Tag Archives: writer

Poem By Mona Lake Jones

 


Happy Day

By Mona Lake JonesHUHH2016-Outside_Eagle-CO_1.jpg.rend.hgtvcom.1280.960

 

Squeeze the day

and wring it out good

Get every drop of living

you think you should

 

Twist each minute

making sure not to lose

There must not be a single drop of joy

that you neglect to use

 

Warm by the sun rays

shining from above

Suck in all the sweet aromas

and wrap yourself in love

 

Dance, sing,

write a line or two

Relish in the comfort of the old

and be surprised by something new

Put your smile on first thing in the morning

and wear it all day long

Look only for the best

and find no fault or wrong

 

Embrace the day, hug it hard

and barely let it slip away

Then rest so you will be ready

for another happy day!

How to Fulfill Your Vision

Keys to Fulfilling Your Vision
by Lawrence Powell

Sight is a function of the eyes; vision is a function of the heart. Some people have eyes to see, but they have no vision. Faith is the ability to see farther than your natural eyes can look. Vision makes the unseen visible and the unknown possible. It is the bridge between the present and the future; without it, we perish or go unrestrained. The vision includes perimeters. When you understand your calling, you will know that every good idea is not a God idea. There are some things and some people that you will need to avoid when you are clear on vision. If you want to be wise, you’ve got to walk with the wise. And you have to walk with the visionaries if you want to have a clear vision.

Vision is seeing the ultimate purpose of God for your life. Often were so determined to do our own thing we head down the wrong path; that will always bring us to a Damascus Road experience. Remember Paul, a man who thought he was doing the work of God, but in reality was opposing Gods work? What got him on track? His encounter with God on the Damascus Road.

God has a vision for each of us. He that hath begun a good work in you will complete it until the day of Jesus Christ (Philippians 1:6). Jeremiah 29:11 says, For I know the plans I have for you, declares the Lord, plans to prosper you and not to harm you; plans to give you hope and a future. Vision gives us a clear sense of purpose and direction. What is it that you want to do with your life? As believers in Christ, we should have a vision beyond where we are right now. It doesn’t matter how old you are: you should have a vision for tomorrow.

Vision helps us to set meaningful goals and keep things in perspective. It helps us to avoid being defined by circumstances and people’s opinions. People will try to define and limit you. Don’t allow it. Stop believing the negative things people say. See yourself as God sees you as a citizen of the Kingdom, seated together in heavenly places in Christ Jesus. Stop seeing yourself as broken, busted and disgusted! If that’s all you can see in your future, then that’s all you will ever have.

There is much that we can learn from the prophet Habakkuk. He was discouraged with the nation of Israel. The people were double-minded, walking with God one day and turning their backs on Him the next. Habakkuk went to God about it, and the Lord gave him a vision. He needed that vision to bring him hope and purpose. Sometimes we need the same!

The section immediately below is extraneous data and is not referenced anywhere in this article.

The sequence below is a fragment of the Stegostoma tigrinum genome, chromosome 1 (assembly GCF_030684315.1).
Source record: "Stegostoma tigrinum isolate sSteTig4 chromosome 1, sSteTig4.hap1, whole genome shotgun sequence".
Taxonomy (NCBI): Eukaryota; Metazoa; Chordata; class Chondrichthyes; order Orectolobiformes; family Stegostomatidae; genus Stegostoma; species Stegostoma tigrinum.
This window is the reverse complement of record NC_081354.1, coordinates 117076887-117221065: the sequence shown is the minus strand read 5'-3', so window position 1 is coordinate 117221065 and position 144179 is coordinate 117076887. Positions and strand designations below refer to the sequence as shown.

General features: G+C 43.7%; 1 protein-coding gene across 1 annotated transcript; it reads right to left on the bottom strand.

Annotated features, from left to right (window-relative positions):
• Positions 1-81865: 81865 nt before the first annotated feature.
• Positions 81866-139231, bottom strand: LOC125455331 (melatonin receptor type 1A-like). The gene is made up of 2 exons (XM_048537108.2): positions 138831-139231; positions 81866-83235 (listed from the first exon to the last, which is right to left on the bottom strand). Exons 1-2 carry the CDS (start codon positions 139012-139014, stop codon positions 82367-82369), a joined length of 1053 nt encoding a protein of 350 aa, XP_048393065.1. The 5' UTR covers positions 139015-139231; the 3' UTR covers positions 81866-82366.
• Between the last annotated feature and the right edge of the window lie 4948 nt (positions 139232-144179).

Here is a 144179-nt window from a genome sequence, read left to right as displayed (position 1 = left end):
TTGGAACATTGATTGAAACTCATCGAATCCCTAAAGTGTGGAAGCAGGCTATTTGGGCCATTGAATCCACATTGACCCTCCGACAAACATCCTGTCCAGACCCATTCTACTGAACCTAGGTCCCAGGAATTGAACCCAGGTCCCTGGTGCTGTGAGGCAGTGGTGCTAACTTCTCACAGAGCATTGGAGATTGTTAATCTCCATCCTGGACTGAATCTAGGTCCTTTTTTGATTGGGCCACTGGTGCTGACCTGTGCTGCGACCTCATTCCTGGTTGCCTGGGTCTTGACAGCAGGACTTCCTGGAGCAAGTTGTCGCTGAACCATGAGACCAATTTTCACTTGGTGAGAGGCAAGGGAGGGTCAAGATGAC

Let’s look at the principles involved in visions, as we consider Habakkuk’s experience in Habakkuk 2:1-4:

1) Pray: If you don’t know what your vision is, get in touch with God. Talk to your Creator. Proverbs 20:5 says, The purposes of a person heart are deep waters, but one who has insight draws them out. Proverbs 19:20-21, says, Many is the plans and purposes of a person’s heart, but its the Lords purpose that prevails. You might think you’re headed in one direction, but God says, I’ve got a different plan for you. So get quiet before the Lord. God doesn’t want you to live aimlessly. He will teach you and show you the way to go if you let Him (Psalm 32:8).

2) Identify your passion: Habakkuk 2:1 says, I will stand my watch and set myself on the rampart and watch and see what He will say to me. Vision is often birthed out of a burden God places on our hearts or from a personal experience or particular problem. Some people see a problem and discover they have a passion to resolve that problem. What are you passionate about? Godly passion is the key to discovering your vision. Standing watch has to do with being intensely attentive; it also involves separation from crowds, people, and distractions. Why is this necessary? Because your vision is uncommon. You are uncommon!

3) Write the vision: If it was important to God that Habakkuk write out the vision and make it plain (v.2), then you should do it as well. Remember, out of sight, out of mind. And if it’s out of mind, you’re not doing anything about it. At first, your vision might not make a lot of sense to you, but write down what you see and hear. A vision that is not written will be a vision that is soon forgotten. A written vision gives you something that you can look at, pray over and declare. Writing your vision is an expression of your faith.

4) Run with the vision: Habakkuk was told to run with the vision, not run from it (v.2). Some people get a vision, then get scared and back off. But if God has given you a vision, He wants you to run with it. Your vision must be your constant focus. You must wake up in the morning with it and dream about it at night. Your activities must be in line with the vision to which God has called you. But be aware: If God has called you in one direction and you’re moving in another, then you need to get on track with the vision. Live for it every day. Vision + Action = Realization.